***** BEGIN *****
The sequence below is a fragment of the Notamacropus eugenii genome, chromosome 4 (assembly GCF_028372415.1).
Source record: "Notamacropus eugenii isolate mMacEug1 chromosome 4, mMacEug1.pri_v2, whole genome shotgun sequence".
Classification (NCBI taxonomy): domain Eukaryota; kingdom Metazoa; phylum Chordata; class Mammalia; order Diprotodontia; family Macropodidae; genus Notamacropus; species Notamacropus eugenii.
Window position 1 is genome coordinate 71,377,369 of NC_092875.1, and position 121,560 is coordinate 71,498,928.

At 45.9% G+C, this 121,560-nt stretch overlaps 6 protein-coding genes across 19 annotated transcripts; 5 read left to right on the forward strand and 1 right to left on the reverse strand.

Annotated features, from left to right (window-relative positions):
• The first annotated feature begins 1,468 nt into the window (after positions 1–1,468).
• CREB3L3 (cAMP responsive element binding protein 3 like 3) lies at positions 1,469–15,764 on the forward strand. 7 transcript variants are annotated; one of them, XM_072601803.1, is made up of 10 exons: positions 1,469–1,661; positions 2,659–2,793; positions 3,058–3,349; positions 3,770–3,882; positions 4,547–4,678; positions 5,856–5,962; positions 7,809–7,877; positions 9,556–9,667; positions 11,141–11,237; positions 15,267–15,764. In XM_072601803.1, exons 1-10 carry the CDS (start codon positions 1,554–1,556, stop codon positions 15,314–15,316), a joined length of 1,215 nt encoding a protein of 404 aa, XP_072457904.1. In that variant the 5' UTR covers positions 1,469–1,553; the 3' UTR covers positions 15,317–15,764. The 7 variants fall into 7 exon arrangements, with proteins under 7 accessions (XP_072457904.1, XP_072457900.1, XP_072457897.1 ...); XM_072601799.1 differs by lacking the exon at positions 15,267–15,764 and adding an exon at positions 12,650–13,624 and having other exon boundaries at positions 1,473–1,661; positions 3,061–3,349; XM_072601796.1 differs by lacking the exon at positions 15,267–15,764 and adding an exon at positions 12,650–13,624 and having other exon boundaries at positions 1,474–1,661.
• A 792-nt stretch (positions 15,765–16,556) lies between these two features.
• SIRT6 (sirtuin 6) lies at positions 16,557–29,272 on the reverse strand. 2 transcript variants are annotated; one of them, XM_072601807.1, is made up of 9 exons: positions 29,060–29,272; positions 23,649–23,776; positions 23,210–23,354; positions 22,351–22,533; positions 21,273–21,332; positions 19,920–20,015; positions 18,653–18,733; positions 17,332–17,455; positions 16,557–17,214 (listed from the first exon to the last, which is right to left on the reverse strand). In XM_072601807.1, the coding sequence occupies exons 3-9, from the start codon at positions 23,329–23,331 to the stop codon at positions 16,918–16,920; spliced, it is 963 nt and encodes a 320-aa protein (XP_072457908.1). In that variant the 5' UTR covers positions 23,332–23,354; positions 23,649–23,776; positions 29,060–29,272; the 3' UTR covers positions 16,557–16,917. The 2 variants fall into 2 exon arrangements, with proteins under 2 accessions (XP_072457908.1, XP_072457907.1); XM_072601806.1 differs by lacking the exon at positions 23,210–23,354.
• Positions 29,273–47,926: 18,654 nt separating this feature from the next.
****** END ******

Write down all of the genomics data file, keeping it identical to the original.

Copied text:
The sequence below is a fragment of the Notamacropus eugenii genome, chromosome 4 (assembly GCF_028372415.1).
Source record: "Notamacropus eugenii isolate mMacEug1 chromosome 4, mMacEug1.pri_v2, whole genome shotgun sequence".
Classification (NCBI taxonomy): domain Eukaryota; kingdom Metazoa; phylum Chordata; class Mammalia; order Diprotodontia; family Macropodidae; genus Notamacropus; species Notamacropus eugenii.
Window position 1 is genome coordinate 71,377,369 of NC_092875.1, and position 121,560 is coordinate 71,498,928.

At 45.9% G+C, this 121,560-nt stretch overlaps 6 protein-coding genes across 19 annotated transcripts; 5 read left to right on the forward strand and 1 right to left on the reverse strand.

Annotated features, from left to right (window-relative positions):
• The first annotated feature begins 1,468 nt into the window (after positions 1–1,468).
• CREB3L3 (cAMP responsive element binding protein 3 like 3) lies at positions 1,469–15,764 on the forward strand. 7 transcript variants are annotated; one of them, XM_072601803.1, is made up of 10 exons: positions 1,469–1,661; positions 2,659–2,793; positions 3,058–3,349; positions 3,770–3,882; positions 4,547–4,678; positions 5,856–5,962; positions 7,809–7,877; positions 9,556–9,667; positions 11,141–11,237; positions 15,267–15,764. In XM_072601803.1, exons 1-10 carry the CDS (start codon positions 1,554–1,556, stop codon positions 15,314–15,316), a joined length of 1,215 nt encoding a protein of 404 aa, XP_072457904.1. In that variant the 5' UTR covers positions 1,469–1,553; the 3' UTR covers positions 15,317–15,764. The 7 variants fall into 7 exon arrangements, with proteins under 7 accessions (XP_072457904.1, XP_072457900.1, XP_072457897.1 ...); XM_072601799.1 differs by lacking the exon at positions 15,267–15,764 and adding an exon at positions 12,650–13,624 and having other exon boundaries at positions 1,473–1,661; positions 3,061–3,349; XM_072601796.1 differs by lacking the exon at positions 15,267–15,764 and adding an exon at positions 12,650–13,624 and having other exon boundaries at positions 1,474–1,661.
• A 792-nt stretch (positions 15,765–16,556) lies between these two features.
• SIRT6 (sirtuin 6) lies at positions 16,557–29,272 on the reverse strand. 2 transcript variants are annotated; one of them, XM_072601807.1, is made up of 9 exons: positions 29,060–29,272; positions 23,649–23,776; positions 23,210–23,354; positions 22,351–22,533; positions 21,273–21,332; positions 19,920–20,015; positions 18,653–18,733; positions 17,332–17,455; positions 16,557–17,214 (listed from the first exon to the last, which is right to left on the reverse strand). In XM_072601807.1, the coding sequence occupies exons 3-9, from the start codon at positions 23,329–23,331 to the stop codon at positions 16,918–16,920; spliced, it is 963 nt and encodes a 320-aa protein (XP_072457908.1). In that variant the 5' UTR covers positions 23,332–23,354; positions 23,649–23,776; positions 29,060–29,272; the 3' UTR covers positions 16,557–16,917. The 2 variants fall into 2 exon arrangements, with proteins under 2 accessions (XP_072457908.1, XP_072457907.1); XM_072601806.1 differs by lacking the exon at positions 23,210–23,354.
• Positions 29,273–47,926: 18,654 nt separating this feature from the next.